Facebook Kills Four Youths on the DVP: An essay analyzing social media and distracted driving

Within the first seven weeks of 2012, nine people in Ontario have been killed on the roads due to distracted driving (CBC, 2012). Distracted driving has been the number one killer on Ontario roads in 2012 to date, accounting for more deaths than drunk driving and speeding collision combine (CBC, 2012). The Ontario Regulation 366/09 under the Highway Traffic Act, a restriction on display screens and hand-held devices, has been enforced in Ontario since February 1, 2010. This law was put in place to counter distracted driving in Ontario and to help stop the rising number of distracted driving auto collisions and reduce the risk of driving on Ontario roads (Bradley, 2009). This Highway Traffic Act needs to be enforced with greater consistency and frequency, as the consequences are too costly to overlook.

There are many forms of distracted driving including eating while driving, changing the radio dial while driving, or fidgeting with your GPS. This essay argues that social media is a distraction tool that has many negative side effects while driving. It examines recent research, which supports the conclusion that the use of social media tools while driving is as dangerous as drunk driving. This essay will also outline some examples of dangerous driving behaviours that are the result of using social media tools.

It is a fact that people between the ages 16 and 24 are the highest users of social media. It has also been proven that texting is a dangerous task to perform while driving as drivers that take their eyes of the road for more than two seconds are four times more likely to be involved in a collision (J.K. Caird, 2008). A similar study shows that 81.5% of undergraduate students have texted while driving and understand that they endanger themselves and all others using the road when they use social media while driving (Chris S. Dula, 2011).

This is where stronger enforcement can play a role in preventing distracted driving collisions. Drivers in Ontario that show little regard for the safety of themselves and others on the road, including their own passengers, should be charged the full $155 fine with no exceptions. Regulation 366/09 should also include a repeat offender clause that would have the offender’s license suspended for 30 days. Participants said strict laws and monetary penalties would reduce their texting while driving (Chris S. Dula, 2011). The unsettling news is these drivers already exhibit dangerous driving behaviours combined while using social media as the survey also revealed that drivers who used social media were going at least 10 mph over the posted speed limit (Chris S. Dula, 2011).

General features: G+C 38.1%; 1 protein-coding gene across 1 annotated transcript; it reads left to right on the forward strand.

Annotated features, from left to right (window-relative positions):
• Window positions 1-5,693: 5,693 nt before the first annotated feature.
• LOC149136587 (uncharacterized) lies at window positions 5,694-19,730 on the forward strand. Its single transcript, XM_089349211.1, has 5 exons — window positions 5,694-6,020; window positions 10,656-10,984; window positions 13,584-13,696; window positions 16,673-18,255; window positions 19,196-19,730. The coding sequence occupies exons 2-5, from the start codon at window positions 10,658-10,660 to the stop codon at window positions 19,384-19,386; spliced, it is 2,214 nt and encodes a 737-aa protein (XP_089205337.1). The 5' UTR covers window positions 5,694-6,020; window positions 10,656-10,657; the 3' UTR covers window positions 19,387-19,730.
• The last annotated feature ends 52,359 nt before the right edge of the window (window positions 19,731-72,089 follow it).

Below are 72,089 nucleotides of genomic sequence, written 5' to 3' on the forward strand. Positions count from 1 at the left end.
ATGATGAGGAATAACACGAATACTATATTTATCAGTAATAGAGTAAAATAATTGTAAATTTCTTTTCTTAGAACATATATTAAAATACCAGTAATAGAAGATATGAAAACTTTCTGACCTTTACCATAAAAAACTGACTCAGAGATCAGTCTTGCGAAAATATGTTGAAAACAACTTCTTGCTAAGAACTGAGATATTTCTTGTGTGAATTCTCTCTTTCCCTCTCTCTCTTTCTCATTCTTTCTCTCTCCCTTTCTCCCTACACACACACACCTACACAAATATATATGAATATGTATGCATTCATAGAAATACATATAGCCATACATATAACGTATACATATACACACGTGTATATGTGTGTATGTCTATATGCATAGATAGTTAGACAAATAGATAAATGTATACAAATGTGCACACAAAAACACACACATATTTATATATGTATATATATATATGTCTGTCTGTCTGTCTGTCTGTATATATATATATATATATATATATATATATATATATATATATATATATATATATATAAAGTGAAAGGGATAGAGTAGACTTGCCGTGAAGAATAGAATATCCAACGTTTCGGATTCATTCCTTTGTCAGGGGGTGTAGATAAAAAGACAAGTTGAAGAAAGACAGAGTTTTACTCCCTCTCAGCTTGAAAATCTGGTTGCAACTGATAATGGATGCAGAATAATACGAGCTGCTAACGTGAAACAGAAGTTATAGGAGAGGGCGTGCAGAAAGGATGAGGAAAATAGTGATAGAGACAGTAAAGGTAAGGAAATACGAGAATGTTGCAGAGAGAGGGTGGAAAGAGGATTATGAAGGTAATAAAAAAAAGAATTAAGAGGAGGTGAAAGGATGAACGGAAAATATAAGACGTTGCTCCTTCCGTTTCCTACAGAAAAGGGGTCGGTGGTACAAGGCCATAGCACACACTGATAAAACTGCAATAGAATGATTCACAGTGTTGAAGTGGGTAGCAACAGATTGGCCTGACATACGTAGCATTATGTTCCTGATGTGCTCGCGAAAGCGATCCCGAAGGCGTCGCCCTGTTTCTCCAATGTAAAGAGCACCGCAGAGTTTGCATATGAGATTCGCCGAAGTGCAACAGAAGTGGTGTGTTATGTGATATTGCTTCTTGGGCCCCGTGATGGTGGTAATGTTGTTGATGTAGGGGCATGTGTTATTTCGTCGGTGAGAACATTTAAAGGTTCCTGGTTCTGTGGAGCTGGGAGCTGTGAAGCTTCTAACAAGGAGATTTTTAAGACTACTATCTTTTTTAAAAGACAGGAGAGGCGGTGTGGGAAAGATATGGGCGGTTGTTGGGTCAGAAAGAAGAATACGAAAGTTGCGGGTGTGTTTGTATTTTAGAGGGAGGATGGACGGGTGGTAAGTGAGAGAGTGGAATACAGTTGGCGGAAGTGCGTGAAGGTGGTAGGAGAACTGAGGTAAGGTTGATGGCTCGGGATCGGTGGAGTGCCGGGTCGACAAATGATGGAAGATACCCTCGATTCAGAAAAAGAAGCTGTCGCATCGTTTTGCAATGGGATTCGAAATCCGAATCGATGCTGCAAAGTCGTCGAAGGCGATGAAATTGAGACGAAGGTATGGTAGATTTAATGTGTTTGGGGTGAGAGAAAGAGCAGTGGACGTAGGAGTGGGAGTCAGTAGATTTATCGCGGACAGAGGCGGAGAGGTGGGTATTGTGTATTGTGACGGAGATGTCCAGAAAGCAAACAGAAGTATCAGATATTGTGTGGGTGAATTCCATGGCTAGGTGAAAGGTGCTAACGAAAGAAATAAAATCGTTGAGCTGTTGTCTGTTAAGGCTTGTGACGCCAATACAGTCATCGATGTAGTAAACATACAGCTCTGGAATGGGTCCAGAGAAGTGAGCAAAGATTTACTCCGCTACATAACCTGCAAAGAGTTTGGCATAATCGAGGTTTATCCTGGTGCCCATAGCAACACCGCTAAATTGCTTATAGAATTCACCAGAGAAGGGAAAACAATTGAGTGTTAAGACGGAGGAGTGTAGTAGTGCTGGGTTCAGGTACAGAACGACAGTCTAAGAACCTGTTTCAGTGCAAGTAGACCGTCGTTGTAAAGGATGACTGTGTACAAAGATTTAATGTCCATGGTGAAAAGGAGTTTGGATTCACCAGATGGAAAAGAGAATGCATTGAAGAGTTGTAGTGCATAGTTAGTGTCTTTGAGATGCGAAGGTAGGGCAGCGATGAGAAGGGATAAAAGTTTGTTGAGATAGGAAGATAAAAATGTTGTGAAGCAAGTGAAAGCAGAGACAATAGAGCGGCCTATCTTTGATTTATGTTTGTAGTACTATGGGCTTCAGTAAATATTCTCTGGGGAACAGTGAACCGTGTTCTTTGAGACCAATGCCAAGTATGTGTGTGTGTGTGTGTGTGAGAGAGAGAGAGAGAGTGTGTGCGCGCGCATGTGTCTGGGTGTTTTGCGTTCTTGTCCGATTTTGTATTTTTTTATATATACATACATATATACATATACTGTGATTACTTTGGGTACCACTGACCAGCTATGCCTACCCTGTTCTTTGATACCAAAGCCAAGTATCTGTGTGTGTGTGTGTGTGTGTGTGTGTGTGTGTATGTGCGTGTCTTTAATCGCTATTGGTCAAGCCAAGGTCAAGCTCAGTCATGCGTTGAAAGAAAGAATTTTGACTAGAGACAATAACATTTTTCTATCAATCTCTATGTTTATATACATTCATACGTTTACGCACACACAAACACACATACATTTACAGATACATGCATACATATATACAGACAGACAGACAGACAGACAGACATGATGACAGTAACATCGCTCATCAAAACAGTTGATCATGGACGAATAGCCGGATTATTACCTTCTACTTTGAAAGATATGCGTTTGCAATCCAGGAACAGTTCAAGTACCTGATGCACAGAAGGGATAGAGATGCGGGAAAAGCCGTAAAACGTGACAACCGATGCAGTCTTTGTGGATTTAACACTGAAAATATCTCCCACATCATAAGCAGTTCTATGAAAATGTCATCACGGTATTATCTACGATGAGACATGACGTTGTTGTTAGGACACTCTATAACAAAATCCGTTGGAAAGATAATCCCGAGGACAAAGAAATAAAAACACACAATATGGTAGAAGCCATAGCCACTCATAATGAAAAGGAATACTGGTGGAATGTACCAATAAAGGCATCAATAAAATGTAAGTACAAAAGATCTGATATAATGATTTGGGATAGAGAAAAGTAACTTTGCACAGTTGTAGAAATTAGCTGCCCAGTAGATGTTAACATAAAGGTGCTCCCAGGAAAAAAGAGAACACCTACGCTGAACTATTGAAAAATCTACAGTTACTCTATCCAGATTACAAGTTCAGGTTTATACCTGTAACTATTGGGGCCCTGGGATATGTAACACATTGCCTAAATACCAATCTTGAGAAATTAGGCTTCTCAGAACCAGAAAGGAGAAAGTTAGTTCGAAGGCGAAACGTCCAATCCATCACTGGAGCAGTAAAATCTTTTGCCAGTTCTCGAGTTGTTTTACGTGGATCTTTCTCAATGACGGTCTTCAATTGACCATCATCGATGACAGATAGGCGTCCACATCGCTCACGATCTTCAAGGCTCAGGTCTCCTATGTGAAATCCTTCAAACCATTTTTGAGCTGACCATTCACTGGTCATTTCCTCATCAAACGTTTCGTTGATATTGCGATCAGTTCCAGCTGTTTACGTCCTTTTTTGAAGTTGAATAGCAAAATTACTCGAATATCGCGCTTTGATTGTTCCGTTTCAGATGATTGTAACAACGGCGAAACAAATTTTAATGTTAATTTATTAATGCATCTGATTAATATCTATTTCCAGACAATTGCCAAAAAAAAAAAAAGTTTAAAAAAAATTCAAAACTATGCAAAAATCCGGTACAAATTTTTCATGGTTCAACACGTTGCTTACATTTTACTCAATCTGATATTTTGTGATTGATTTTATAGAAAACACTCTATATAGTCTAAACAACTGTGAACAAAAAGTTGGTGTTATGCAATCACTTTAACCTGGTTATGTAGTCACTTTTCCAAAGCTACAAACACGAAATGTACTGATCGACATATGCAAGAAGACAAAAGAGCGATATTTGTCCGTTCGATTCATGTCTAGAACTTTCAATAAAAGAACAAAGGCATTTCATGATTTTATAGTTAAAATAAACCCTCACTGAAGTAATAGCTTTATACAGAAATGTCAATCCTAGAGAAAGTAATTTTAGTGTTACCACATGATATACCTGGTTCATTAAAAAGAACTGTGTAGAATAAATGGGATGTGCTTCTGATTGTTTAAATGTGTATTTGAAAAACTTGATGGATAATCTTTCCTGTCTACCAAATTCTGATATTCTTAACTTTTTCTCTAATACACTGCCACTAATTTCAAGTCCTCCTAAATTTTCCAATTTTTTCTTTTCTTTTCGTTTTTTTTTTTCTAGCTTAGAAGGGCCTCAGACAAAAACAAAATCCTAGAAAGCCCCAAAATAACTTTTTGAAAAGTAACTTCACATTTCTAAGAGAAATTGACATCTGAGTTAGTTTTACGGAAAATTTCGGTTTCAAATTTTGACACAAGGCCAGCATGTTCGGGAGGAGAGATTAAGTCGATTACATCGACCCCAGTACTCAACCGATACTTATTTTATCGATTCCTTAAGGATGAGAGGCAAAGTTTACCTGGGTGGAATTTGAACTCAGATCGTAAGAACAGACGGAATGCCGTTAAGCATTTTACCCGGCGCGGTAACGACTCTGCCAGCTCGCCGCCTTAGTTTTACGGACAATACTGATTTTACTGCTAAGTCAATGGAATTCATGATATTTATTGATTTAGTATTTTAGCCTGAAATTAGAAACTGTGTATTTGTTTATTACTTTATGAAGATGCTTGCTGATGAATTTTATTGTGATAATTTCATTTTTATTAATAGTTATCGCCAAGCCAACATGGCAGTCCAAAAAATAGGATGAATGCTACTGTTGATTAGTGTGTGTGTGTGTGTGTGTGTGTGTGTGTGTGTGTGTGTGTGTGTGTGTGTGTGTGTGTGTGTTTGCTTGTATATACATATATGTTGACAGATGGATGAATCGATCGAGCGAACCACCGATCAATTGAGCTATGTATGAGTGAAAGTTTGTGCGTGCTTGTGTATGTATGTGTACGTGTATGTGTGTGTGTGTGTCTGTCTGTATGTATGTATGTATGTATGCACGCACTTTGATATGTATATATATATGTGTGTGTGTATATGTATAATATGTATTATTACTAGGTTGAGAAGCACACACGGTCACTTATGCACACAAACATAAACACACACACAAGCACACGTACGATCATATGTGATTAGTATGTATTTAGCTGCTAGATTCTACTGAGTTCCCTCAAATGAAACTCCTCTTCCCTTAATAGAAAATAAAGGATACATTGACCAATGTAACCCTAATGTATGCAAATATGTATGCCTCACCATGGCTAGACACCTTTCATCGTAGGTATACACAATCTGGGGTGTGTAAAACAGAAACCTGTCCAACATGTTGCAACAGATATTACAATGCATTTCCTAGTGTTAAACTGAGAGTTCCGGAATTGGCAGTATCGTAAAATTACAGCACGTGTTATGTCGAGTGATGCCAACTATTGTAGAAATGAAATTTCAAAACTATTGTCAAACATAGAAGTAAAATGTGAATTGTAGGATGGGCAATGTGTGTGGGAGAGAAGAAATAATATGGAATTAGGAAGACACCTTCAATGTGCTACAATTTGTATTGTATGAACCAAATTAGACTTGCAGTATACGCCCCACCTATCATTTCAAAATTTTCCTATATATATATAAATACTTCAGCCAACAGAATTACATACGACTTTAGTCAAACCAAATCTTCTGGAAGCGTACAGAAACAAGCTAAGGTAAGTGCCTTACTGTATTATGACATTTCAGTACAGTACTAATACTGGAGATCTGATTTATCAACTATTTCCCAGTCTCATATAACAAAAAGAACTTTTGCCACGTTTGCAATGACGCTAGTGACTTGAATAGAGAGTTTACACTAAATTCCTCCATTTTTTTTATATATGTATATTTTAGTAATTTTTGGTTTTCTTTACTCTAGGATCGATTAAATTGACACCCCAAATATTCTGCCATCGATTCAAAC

In North Carolina, lawmakers established the graduated license program in attempt to instill safe driving habits at the beginning of every new driver’s career. Unfortunately, the study out of North Carolina suggested that implementing a temporary cellphone restriction on drivers has little to no effect on youth (R.D. Foss, 2009). Students at a high school were observed 2 months before the new law was introduced and documented at 11% usage of cellphones while driving. Even after the law was enacted and enforced, student usage of cellphones while driving remained at 11%. However, five months after the law was enacted students verbally reported that their cell phone usage had decreased during driving (R.D. Foss, 2009). This idea of limiting cellphone use during the early stage of anyone’s driving career should instill good habits into the driver and prevent them from being distracted behind the wheel. This idea needs to be implemented across more areas and documented to greater detail to determine the effectiveness of this restriction. The survey also mentioned that more research is required to determine the lasting effects of this type of law.

In Australia, a study asked drivers about their distracting behaviours while operating a motor vehicle and 60% of participants said they used a cellphone while driving (K. L. Young, 2010). This study also found that young drivers were significantly more likely to engage in distracting activities more than any other age group (K. L. Young, 2010). 84% of the participants agreed that they are less safe drivers while engaged in distracting activities (K. L. Young, 2010), which supports the previous notion that this demographic is aware of their unsafe driving habits. The participants also stated that it was unlikely that a driver would be caught using a cellphone (K. L. Young, 2010). Overall, the majority of participants said they would continue to use their cellphones while driving even though they are completely aware of the dangers and understand that cellphone use while driving is illegal.

A common theme that sticks out in the studies conducted by P. Malikhao 2011, R.D. Foss 2009, and K. L. Young 2010, is the complete disregard from youth regarding the dangers of using social media tools while driving and their resulting consequences. Youth appear to not care about their own safety while driving as they repeatedly use social tools while driving. These studies highlight the need for the government to enforce this law with greater frequency and more consistency to protect all drivers on the roads from reckless drivers. If drivers cannot control their use of social media while driving, they do not deserve a license to operate a motor vehicle.

Next, let us look at the consequences of distracted driving. In 2007, the Pittsburgh Post-Gazette printed an article on the effects of using a cellphone while driving. This article concluded that talking on a cellphone would cause an accident four times more often than not talking on a cellphone (Pittsburgh Post-Gazette, 2007). The article also concluded that cellphone use is the second most likely distraction to cause an accident (Pittsburgh Post-Gazette, 2007). It should be no surprise that distracted driving due to social media is a dangerous habit. Other sources, including CBC News (2012), have reported similar statistics of distracted driving causing death at an alarmingly high rate.